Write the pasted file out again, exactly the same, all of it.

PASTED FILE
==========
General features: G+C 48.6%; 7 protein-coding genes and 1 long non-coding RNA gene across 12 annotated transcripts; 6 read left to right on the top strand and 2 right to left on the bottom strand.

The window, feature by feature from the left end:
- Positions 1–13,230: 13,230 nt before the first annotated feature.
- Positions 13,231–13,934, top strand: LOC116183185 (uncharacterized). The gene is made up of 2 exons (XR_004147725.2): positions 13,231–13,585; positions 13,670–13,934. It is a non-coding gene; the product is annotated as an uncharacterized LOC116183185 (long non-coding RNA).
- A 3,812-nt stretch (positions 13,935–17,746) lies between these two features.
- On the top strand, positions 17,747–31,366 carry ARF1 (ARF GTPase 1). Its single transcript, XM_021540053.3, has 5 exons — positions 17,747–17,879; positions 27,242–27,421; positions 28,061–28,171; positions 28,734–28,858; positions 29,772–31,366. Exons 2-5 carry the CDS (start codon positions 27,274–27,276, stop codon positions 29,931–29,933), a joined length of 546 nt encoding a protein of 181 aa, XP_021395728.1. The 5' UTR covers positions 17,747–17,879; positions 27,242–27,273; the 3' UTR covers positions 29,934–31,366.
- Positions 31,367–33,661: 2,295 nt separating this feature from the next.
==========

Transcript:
General features: G+C 48.6%; 7 protein-coding genes and 1 long non-coding RNA gene across 12 annotated transcripts; 6 read left to right on the top strand and 2 right to left on the bottom strand.

The window, feature by feature from the left end:
- Positions 1–13,230: 13,230 nt before the first annotated feature.
- Positions 13,231–13,934, top strand: LOC116183185 (uncharacterized). The gene is made up of 2 exons (XR_004147725.2): positions 13,231–13,585; positions 13,670–13,934. It is a non-coding gene; the product is annotated as an uncharacterized LOC116183185 (long non-coding RNA).
- A 3,812-nt stretch (positions 13,935–17,746) lies between these two features.
- On the top strand, positions 17,747–31,366 carry ARF1 (ARF GTPase 1). Its single transcript, XM_021540053.3, has 5 exons — positions 17,747–17,879; positions 27,242–27,421; positions 28,061–28,171; positions 28,734–28,858; positions 29,772–31,366. Exons 2-5 carry the CDS (start codon positions 27,274–27,276, stop codon positions 29,931–29,933), a joined length of 546 nt encoding a protein of 181 aa, XP_021395728.1. The 5' UTR covers positions 17,747–17,879; positions 27,242–27,273; the 3' UTR covers positions 29,934–31,366.
- Positions 31,367–33,661: 2,295 nt separating this feature from the next.